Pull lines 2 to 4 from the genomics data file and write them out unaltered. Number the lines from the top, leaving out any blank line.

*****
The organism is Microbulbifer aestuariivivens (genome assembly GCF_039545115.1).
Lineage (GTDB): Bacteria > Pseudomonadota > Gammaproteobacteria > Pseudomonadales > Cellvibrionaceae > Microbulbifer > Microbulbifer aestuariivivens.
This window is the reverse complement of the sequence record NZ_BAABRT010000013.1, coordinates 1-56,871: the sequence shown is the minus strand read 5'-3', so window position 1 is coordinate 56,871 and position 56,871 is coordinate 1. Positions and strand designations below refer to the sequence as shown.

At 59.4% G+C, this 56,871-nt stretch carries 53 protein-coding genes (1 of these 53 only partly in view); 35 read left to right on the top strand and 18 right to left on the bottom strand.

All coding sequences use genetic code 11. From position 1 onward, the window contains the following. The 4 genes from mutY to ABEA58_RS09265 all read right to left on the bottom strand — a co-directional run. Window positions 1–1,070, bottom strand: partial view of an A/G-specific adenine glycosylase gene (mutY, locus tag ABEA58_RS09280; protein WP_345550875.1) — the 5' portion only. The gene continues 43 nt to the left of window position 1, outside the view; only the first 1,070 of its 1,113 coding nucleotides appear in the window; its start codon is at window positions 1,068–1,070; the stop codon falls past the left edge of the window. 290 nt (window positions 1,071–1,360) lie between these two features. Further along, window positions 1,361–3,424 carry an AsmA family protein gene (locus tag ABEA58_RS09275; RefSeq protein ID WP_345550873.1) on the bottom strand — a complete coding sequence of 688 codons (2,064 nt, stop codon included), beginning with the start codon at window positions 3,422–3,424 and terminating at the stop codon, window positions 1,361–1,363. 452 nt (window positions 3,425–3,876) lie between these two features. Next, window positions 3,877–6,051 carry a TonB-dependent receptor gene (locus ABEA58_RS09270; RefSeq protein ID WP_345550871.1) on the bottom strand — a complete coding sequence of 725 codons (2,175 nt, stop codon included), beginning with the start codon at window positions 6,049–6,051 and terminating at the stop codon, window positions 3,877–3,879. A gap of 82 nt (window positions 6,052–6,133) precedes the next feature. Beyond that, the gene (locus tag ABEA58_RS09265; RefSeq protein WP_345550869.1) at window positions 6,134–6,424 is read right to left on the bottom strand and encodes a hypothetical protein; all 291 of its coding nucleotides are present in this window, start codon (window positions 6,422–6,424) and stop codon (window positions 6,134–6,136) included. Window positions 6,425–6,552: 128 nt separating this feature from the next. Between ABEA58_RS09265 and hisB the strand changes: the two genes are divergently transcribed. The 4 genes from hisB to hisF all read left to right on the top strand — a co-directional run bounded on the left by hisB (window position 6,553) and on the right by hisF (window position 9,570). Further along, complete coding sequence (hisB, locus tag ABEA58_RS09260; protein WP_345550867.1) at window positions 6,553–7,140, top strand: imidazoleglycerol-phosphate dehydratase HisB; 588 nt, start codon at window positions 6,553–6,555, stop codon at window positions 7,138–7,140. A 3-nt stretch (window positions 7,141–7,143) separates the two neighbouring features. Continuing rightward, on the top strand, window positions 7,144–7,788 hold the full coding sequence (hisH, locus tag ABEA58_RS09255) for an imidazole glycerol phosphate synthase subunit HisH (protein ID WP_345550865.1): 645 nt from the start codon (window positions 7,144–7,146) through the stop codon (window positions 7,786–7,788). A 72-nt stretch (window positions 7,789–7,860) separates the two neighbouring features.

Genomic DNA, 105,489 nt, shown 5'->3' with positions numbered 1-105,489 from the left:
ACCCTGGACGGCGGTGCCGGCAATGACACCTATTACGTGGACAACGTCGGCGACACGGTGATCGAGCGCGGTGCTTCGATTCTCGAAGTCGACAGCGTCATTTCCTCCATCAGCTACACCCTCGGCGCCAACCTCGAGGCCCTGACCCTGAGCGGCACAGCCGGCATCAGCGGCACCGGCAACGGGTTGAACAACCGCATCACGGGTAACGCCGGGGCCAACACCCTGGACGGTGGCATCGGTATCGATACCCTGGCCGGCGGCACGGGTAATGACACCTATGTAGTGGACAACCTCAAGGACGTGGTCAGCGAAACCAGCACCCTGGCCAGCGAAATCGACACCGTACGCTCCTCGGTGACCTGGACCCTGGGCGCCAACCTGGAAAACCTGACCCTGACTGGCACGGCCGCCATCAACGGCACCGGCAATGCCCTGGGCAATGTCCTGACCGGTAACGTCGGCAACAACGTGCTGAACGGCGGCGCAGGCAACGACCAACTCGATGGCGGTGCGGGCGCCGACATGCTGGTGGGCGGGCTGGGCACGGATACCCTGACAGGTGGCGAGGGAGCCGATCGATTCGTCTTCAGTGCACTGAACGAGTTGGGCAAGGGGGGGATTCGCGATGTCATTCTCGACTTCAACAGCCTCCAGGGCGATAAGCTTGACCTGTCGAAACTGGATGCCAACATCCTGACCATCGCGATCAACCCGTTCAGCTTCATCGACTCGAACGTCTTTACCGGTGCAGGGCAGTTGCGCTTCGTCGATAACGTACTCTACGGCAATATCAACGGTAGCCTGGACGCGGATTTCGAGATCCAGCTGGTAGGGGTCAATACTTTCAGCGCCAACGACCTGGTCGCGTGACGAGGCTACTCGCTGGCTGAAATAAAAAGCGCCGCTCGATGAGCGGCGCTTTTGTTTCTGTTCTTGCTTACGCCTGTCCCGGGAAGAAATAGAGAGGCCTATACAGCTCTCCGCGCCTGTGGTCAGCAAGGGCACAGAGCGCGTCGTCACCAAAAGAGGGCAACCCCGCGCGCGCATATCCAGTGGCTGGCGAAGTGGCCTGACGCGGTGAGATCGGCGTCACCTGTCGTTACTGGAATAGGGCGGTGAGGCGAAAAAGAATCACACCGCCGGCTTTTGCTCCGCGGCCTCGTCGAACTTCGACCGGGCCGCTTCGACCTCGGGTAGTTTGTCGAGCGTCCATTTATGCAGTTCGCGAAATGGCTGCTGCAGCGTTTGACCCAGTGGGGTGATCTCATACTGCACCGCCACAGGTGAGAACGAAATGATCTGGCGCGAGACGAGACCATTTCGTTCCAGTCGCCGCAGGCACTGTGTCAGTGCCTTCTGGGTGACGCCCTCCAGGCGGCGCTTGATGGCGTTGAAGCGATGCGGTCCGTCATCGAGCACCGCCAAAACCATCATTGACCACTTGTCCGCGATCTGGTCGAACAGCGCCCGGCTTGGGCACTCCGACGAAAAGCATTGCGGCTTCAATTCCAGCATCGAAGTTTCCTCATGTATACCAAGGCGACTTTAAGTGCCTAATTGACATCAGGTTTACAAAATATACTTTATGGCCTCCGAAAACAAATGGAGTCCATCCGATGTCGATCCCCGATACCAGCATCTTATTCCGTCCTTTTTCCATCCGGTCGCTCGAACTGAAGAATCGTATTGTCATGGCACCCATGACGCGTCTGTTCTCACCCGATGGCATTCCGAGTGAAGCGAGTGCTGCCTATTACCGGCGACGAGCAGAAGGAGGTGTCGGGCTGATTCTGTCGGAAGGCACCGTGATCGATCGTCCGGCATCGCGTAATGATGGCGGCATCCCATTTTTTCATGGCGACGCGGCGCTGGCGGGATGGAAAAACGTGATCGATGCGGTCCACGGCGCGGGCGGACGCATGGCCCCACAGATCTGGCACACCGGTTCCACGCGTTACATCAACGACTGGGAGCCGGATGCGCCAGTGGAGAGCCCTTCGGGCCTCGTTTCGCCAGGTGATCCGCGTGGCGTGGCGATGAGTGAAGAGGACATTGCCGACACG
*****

Lineage (GTDB): Bacteria > Pseudomonadota > Gammaproteobacteria > Pseudomonadales > Cellvibrionaceae > Microbulbifer > Microbulbifer aestuariivivens.
This window is the reverse complement of the sequence record NZ_BAABRT010000013.1, coordinates 1-56,871: the sequence shown is the minus strand read 5'-3', so window position 1 is coordinate 56,871 and position 56,871 is coordinate 1. Positions and strand designations below refer to the sequence as shown.

At 59.4% G+C, this 56,871-nt stretch carries 53 protein-coding genes (1 of these 53 only partly in view); 35 read left to right on the top strand and 18 right to left on the bottom strand.